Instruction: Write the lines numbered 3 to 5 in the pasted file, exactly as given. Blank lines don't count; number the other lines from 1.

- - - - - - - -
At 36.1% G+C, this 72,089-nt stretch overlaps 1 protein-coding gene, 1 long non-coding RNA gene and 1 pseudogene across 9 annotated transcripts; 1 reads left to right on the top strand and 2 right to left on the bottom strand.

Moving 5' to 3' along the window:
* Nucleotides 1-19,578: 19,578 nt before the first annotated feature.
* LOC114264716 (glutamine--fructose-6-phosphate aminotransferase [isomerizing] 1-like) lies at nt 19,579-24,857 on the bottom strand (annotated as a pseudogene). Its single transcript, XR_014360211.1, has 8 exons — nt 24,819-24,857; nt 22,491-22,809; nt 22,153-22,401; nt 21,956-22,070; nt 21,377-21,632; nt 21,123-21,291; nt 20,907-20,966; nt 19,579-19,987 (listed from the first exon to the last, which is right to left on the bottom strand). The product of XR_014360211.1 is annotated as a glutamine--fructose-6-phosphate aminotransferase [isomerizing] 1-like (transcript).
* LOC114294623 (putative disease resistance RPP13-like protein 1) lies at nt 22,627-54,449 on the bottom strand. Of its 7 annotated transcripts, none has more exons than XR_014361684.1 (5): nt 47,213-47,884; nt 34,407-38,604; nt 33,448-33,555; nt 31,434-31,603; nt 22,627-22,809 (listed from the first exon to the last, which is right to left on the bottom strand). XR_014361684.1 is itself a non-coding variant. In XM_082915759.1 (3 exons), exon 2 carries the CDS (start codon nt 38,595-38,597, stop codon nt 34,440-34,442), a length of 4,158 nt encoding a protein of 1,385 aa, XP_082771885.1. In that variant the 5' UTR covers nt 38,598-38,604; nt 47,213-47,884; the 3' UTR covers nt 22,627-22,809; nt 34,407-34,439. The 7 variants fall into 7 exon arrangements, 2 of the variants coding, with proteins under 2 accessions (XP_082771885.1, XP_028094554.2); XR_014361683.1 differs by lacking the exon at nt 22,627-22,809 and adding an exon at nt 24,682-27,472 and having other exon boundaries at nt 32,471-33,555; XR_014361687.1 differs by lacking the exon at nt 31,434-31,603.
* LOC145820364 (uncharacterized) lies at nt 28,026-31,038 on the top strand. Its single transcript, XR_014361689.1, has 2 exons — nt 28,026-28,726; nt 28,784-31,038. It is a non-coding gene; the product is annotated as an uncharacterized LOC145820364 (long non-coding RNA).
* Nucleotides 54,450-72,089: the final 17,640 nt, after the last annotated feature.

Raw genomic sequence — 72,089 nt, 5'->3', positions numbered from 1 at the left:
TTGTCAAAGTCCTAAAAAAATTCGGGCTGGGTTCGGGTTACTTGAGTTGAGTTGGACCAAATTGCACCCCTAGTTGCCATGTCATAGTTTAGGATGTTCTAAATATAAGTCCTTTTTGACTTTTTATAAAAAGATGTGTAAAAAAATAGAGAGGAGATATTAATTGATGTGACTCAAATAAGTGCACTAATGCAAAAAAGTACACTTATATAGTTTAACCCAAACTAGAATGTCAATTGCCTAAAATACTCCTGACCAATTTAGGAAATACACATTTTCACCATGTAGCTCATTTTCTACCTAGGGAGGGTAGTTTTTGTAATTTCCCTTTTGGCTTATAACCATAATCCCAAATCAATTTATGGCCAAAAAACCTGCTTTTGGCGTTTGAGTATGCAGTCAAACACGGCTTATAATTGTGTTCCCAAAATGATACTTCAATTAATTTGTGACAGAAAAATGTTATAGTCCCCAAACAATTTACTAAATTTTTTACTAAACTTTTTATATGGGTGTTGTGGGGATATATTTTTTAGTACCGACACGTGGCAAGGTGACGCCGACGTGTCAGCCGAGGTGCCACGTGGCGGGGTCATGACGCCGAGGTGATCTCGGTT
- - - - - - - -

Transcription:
* Nucleotides 1-19,578: 19,578 nt before the first annotated feature.
* LOC114264716 (glutamine--fructose-6-phosphate aminotransferase [isomerizing] 1-like) lies at nt 19,579-24,857 on the bottom strand (annotated as a pseudogene). Its single transcript, XR_014360211.1, has 8 exons — nt 24,819-24,857; nt 22,491-22,809; nt 22,153-22,401; nt 21,956-22,070; nt 21,377-21,632; nt 21,123-21,291; nt 20,907-20,966; nt 19,579-19,987 (listed from the first exon to the last, which is right to left on the bottom strand). The product of XR_014360211.1 is annotated as a glutamine--fructose-6-phosphate aminotransferase [isomerizing] 1-like (transcript).
* LOC114294623 (putative disease resistance RPP13-like protein 1) lies at nt 22,627-54,449 on the bottom strand. Of its 7 annotated transcripts, none has more exons than XR_014361684.1 (5): nt 47,213-47,884; nt 34,407-38,604; nt 33,448-33,555; nt 31,434-31,603; nt 22,627-22,809 (listed from the first exon to the last, which is right to left on the bottom strand). XR_014361684.1 is itself a non-coding variant. In XM_082915759.1 (3 exons), exon 2 carries the CDS (start codon nt 38,595-38,597, stop codon nt 34,440-34,442), a length of 4,158 nt encoding a protein of 1,385 aa, XP_082771885.1. In that variant the 5' UTR covers nt 38,598-38,604; nt 47,213-47,884; the 3' UTR covers nt 22,627-22,809; nt 34,407-34,439. The 7 variants fall into 7 exon arrangements, 2 of the variants coding, with proteins under 2 accessions (XP_082771885.1, XP_028094554.2); XR_014361683.1 differs by lacking the exon at nt 22,627-22,809 and adding an exon at nt 24,682-27,472 and having other exon boundaries at nt 32,471-33,555; XR_014361687.1 differs by lacking the exon at nt 31,434-31,603.